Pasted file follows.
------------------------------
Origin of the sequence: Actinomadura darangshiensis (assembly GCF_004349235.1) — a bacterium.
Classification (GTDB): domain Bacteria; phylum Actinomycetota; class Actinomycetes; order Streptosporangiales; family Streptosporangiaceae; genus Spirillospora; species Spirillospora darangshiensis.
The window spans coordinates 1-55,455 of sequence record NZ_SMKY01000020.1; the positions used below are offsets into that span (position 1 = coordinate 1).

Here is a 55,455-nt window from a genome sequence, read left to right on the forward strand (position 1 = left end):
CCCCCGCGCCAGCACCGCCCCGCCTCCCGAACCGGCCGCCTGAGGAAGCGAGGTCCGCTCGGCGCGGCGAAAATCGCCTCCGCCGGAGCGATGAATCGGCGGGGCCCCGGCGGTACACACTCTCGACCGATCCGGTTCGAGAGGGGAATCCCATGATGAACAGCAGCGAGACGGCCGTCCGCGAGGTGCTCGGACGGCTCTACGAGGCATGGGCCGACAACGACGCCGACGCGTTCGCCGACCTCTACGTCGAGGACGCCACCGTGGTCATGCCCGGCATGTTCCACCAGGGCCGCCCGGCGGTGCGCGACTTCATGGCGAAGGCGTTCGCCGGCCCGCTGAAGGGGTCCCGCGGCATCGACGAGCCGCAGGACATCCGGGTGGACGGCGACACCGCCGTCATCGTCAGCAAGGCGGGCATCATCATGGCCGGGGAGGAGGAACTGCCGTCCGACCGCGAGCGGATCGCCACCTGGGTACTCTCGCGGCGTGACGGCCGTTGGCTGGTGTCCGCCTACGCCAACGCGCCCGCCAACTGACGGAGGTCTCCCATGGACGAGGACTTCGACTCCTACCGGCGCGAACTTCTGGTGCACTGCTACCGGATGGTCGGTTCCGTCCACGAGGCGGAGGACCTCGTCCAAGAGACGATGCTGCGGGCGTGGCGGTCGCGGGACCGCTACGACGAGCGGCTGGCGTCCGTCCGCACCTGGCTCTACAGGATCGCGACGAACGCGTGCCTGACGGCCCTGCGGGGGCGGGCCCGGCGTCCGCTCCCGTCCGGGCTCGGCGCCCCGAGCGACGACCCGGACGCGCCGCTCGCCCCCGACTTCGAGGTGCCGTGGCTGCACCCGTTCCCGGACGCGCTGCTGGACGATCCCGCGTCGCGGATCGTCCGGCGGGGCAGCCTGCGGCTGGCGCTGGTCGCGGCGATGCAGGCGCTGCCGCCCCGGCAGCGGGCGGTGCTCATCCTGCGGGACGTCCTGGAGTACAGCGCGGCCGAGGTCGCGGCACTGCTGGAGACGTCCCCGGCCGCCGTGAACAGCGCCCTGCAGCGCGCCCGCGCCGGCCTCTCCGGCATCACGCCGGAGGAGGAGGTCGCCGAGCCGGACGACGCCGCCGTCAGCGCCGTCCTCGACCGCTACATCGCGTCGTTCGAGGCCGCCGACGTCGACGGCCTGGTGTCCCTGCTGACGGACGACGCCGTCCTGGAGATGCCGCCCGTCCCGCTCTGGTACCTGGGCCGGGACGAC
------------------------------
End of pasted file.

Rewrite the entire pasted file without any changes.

Origin of the sequence: Actinomadura darangshiensis (assembly GCF_004349235.1) — a bacterium.
Classification (GTDB): domain Bacteria; phylum Actinomycetota; class Actinomycetes; order Streptosporangiales; family Streptosporangiaceae; genus Spirillospora; species Spirillospora darangshiensis.
The window spans coordinates 1-55,455 of sequence record NZ_SMKY01000020.1; the positions used below are offsets into that span (position 1 = coordinate 1).

Here is a 55,455-nt window from a genome sequence, read left to right on the forward strand (position 1 = left end):
CCCCCGCGCCAGCACCGCCCCGCCTCCCGAACCGGCCGCCTGAGGAAGCGAGGTCCGCTCGGCGCGGCGAAAATCGCCTCCGCCGGAGCGATGAATCGGCGGGGCCCCGGCGGTACACACTCTCGACCGATCCGGTTCGAGAGGGGAATCCCATGATGAACAGCAGCGAGACGGCCGTCCGCGAGGTGCTCGGACGGCTCTACGAGGCATGGGCCGACAACGACGCCGACGCGTTCGCCGACCTCTACGTCGAGGACGCCACCGTGGTCATGCCCGGCATGTTCCACCAGGGCCGCCCGGCGGTGCGCGACTTCATGGCGAAGGCGTTCGCCGGCCCGCTGAAGGGGTCCCGCGGCATCGACGAGCCGCAGGACATCCGGGTGGACGGCGACACCGCCGTCATCGTCAGCAAGGCGGGCATCATCATGGCCGGGGAGGAGGAACTGCCGTCCGACCGCGAGCGGATCGCCACCTGGGTACTCTCGCGGCGTGACGGCCGTTGGCTGGTGTCCGCCTACGCCAACGCGCCCGCCAACTGACGGAGGTCTCCCATGGACGAGGACTTCGACTCCTACCGGCGCGAACTTCTGGTGCACTGCTACCGGATGGTCGGTTCCGTCCACGAGGCGGAGGACCTCGTCCAAGAGACGATGCTGCGGGCGTGGCGGTCGCGGGACCGCTACGACGAGCGGCTGGCGTCCGTCCGCACCTGGCTCTACAGGATCGCGACGAACGCGTGCCTGACGGCCCTGCGGGGGCGGGCCCGGCGTCCGCTCCCGTCCGGGCTCGGCGCCCCGAGCGACGACCCGGACGCGCCGCTCGCCCCCGACTTCGAGGTGCCGTGGCTGCACCCGTTCCCGGACGCGCTGCTGGACGATCCCGCGTCGCGGATCGTCCGGCGGGGCAGCCTGCGGCTGGCGCTGGTCGCGGCGATGCAGGCGCTGCCGCCCCGGCAGCGGGCGGTGCTCATCCTGCGGGACGTCCTGGAGTACAGCGCGGCCGAGGTCGCGGCACTGCTGGAGACGTCCCCGGCCGCCGTGAACAGCGCCCTGCAGCGCGCCCGCGCCGGCCTCTCCGGCATCACGCCGGAGGAGGAGGTCGCCGAGCCGGACGACGCCGCCGTCAGCGCCGTCCTCGACCGCTACATCGCGTCGTTCGAGGCCGCCGACGTCGACGGCCTGGTGTCCCTGCTGACGGACGACGCCGTCCTGGAGATGCCGCCCGTCCCGCTCTGGTACCTGGGCCGGGACGAC